My alma mater, Georgia Tech, is known as an engineering school. When I was in college a couple of decades ago, we didn’t have many non-engineering degrees even offered. If you decided you didn’t want to go the engineering route, you could go into business or architecture, but there wasn’t a whole lot more. As a result, the “ratio” — famously quoted by male undergrads at Tech to complain about the lack of suitable potential dates — was about three to one.
Today, those numbers aren’t much different. According to the Society of Women Engineers (SWE), in the United States, women have increased their numbers in many professions previously dominated by men, including law, business, medicine, and other STEM — but the number of women in engineering in the U.S. has not increased since the early 2000s.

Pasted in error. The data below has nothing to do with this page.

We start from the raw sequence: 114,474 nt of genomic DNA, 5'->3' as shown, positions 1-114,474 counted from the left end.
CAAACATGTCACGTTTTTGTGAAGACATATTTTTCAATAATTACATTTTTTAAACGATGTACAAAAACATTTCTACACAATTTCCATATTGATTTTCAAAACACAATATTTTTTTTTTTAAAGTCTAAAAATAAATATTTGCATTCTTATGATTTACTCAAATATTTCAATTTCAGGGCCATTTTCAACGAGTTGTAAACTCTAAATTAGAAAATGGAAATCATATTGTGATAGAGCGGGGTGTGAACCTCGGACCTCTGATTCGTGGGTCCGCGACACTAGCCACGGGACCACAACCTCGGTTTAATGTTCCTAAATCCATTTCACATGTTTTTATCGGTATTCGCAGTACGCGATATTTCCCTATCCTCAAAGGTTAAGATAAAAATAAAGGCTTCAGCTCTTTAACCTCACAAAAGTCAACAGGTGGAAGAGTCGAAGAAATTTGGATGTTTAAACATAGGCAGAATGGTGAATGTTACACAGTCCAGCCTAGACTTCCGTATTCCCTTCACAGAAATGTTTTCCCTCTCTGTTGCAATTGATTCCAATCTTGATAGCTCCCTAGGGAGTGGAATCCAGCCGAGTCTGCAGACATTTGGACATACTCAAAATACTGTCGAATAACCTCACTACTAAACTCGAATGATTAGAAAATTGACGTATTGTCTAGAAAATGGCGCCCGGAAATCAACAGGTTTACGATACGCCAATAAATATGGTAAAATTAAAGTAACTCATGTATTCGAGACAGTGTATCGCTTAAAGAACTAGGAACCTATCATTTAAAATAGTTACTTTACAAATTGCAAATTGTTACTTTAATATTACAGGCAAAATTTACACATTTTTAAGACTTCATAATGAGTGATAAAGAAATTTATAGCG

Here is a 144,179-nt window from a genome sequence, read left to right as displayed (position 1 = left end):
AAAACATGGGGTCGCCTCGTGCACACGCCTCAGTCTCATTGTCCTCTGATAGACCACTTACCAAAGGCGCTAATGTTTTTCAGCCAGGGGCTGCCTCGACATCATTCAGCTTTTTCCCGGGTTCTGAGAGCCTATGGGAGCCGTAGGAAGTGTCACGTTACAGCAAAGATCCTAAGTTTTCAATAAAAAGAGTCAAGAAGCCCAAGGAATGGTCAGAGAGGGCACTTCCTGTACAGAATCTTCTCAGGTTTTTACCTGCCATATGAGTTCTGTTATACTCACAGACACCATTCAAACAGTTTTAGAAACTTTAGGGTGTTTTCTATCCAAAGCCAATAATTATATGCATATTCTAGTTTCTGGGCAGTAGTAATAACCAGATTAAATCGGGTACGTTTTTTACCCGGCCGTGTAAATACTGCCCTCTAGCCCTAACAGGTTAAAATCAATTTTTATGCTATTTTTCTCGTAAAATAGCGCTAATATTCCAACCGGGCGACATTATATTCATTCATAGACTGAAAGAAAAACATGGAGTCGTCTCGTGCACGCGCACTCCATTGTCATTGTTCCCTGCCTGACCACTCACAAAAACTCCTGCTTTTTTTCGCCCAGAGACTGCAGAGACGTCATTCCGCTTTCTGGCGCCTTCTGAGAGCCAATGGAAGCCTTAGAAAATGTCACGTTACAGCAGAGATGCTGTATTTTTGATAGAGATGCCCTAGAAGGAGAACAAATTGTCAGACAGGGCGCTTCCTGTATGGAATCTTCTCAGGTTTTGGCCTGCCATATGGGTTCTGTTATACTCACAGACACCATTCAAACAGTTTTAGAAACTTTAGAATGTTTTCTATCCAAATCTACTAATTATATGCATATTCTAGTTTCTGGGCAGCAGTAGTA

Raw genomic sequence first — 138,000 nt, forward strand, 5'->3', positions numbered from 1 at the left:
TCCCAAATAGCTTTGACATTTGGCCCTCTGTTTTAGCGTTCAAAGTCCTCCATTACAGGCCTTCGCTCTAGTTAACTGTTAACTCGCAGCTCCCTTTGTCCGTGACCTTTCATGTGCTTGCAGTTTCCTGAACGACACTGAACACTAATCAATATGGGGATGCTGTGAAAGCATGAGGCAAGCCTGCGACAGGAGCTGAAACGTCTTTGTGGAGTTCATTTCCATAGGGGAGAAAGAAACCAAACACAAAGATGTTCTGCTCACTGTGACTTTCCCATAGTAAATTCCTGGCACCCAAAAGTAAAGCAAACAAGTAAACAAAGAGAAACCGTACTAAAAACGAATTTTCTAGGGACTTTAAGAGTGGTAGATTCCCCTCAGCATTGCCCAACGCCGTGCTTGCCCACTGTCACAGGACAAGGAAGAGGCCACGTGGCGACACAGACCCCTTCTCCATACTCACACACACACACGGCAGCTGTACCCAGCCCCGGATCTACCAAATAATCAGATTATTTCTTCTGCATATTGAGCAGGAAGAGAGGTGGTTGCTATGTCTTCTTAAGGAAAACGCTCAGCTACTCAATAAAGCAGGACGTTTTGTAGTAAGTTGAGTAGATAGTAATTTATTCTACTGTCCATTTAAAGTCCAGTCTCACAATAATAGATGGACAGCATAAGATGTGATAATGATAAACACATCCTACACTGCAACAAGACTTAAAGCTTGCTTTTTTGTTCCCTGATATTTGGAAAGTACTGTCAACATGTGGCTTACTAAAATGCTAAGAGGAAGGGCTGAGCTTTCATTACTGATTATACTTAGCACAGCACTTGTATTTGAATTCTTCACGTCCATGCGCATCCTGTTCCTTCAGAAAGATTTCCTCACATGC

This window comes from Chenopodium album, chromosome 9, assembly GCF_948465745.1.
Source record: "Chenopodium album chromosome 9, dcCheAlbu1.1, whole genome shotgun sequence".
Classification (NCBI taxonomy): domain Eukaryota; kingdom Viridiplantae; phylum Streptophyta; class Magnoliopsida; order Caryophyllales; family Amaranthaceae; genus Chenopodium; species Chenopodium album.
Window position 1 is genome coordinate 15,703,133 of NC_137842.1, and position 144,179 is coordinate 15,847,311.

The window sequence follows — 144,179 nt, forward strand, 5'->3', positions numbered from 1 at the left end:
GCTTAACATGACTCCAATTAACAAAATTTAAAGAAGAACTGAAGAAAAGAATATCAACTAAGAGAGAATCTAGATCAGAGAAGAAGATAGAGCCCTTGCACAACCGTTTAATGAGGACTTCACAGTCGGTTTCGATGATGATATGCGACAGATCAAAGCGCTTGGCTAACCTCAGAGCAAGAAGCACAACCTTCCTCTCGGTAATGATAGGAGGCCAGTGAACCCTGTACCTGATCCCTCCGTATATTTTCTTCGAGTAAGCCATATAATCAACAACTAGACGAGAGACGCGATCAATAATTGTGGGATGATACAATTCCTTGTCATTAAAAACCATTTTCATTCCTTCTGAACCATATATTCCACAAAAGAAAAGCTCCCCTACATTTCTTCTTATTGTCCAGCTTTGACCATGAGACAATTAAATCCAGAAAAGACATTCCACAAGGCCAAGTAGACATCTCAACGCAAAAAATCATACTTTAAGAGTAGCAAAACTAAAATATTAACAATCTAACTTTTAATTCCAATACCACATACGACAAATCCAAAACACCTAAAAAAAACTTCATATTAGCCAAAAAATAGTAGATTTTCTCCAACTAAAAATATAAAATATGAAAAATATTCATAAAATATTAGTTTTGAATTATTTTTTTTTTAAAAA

Most studies show that, depending on the exact field, females make up somewhere between 12% and 14% of the domestic engineering workforce. So, we certainly have a long way to go in encouraging young women to pursue engineering careers.
What’s more, while women have always made important contributions to the engineering field, they have not often been acknowledged. The editorial staff at Design World is undertaking a new project, where we will recognize women in different points in their engineering careers, across our industry.
We’ll be unveiling a special Women in Engineering issue in November, and it will celebrate some of the most inspiring women in the design engineering space. Our editorial team will highlight female engineers who are positively influencing design technology or engineering practices. And I’m proud to say that fully 50% of the gross proceeds from this issue will be donated to charity or scholarship relating to STEM/STEAM work. The women we profile will together choose the donation recipient.
So let me throw it open to you: Do you work with any brilliant, creative and driven female engineers, the type of coworkers whose accomplishments could serve as an inspiration to young women? If so, please drop me an email at the address below with their story, so we can follow up with them in advance of the issue.